Teheran hasn’t been able to blossom into the ace many thought he had the potential of being when he was a younger player in a Braves uniform. His velocity has steadily gone down year-by-year, and with it, so has his consistency. Because of that, many had pitchforks in hand screaming at Alex Anthopoulos to deal him before the season began. In hindsight, that might have doomed the Braves had it happened. The rotation, for most of the season, was in shambles, and Teheran was arguably the best pitcher on the staff for four months from May to September, recording a 2.67 ERA. He was integral to this team’s success, but as this season has waned, and the rotation has become stronger, Teheran might find himself on the outside looking in when talking about the postseason roster.
The longtime Brave undoubtedly has the least electric stuff in the current rotation. That’s not necessarily a knock on him as much as it is a testament to the other four starting pitchers. Dallas Keuchel is going to pitch Game 1, Mike Foltynewicz looks like a safe bet to toe the mound in Game 2, and Mike Soroka – a road warrior – should be penciled in for Game 3. As far as Game 4, the Braves will likely take the wait-and-see approach, but they do have Max Fried and Julio Teheran if necessary. However, with the way Teheran has tossed it of late, I find it difficult for Snitker to justify sending him out there for a start.
In his last three appearances, Teheran’s longest outing has been five innings, which he has done once, allowing three earned runs. Last night, he surrendered six runs in two-plus innings to the sixty-win Royals. And what has been most notable about this stretch, Teheran is falling back into old habits, giving out home runs and extra-base hits like candy. At this point, the only way I see him on the postseason roster is as insurance.
The Braves have better arms they can turn to out of the bullpen, so it doesn’t make much sense to keep him around strictly as a reliever. His best hope is if Brian Snitker views Max Fried as a hybrid reliever that can also start if need be. In that case, he might want to keep Teheran on the roster to make an emergency start in case none of the other four arms can pitch. However, that is a rather defensive strategy, and with the amount of talent on the 40-man roster, I’m not so sure that is how the Braves will approach it. For the first time all season, Teheran’s spot on the playoff roster is up in the air, and he does not have another outing left to prove he is deserving.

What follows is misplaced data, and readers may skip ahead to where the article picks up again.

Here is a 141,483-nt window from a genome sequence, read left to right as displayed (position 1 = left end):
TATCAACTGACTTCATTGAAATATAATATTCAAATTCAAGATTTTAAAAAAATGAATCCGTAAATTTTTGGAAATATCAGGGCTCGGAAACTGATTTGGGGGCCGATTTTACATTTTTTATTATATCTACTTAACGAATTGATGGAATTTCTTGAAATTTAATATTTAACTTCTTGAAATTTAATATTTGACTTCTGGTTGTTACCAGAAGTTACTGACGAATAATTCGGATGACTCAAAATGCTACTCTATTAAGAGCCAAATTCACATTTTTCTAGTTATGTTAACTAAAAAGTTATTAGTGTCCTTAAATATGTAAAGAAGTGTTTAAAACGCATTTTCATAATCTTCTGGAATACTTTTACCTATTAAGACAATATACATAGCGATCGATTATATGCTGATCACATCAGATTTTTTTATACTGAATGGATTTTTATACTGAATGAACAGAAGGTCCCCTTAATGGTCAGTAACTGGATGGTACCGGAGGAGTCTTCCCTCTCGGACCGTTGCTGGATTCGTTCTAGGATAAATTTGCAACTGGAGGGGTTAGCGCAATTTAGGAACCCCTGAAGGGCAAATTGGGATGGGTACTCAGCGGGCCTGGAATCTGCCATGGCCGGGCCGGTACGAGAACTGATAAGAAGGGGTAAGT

I don’t imagine there would be many tears shed if Teheran is not around during the postseason. However, last night might also be the final time we see him in a Braves uniform. Alex Anthopoulos has a decision to make regarding his $12 million option for 2020. The Braves can buy him out for $1 million and allocate that money elsewhere – perhaps on extensions for Josh Donaldson, Dallas Keuchel, or both. Some other free agents might pique Atlanta’s interest as well, and more young arms are waiting on the horizon for an opportunity in 2020.
Keeping Teheran around for $12 million certainly would not be the worst thing the Braves could do. After all, he did put together a marvelous campaign this season. However, there are no guarantees. If this is the last time we see Teheran in a Braves uniform, it is a bit of a tear-jerking moment. He’s the only player besides Freddie Freeman to make it through the entire rebuild, and despite criticism, has been nothing but a class act and a pretty damn good pitcher. Hopefully, the Braves can send him out in style with a ring.
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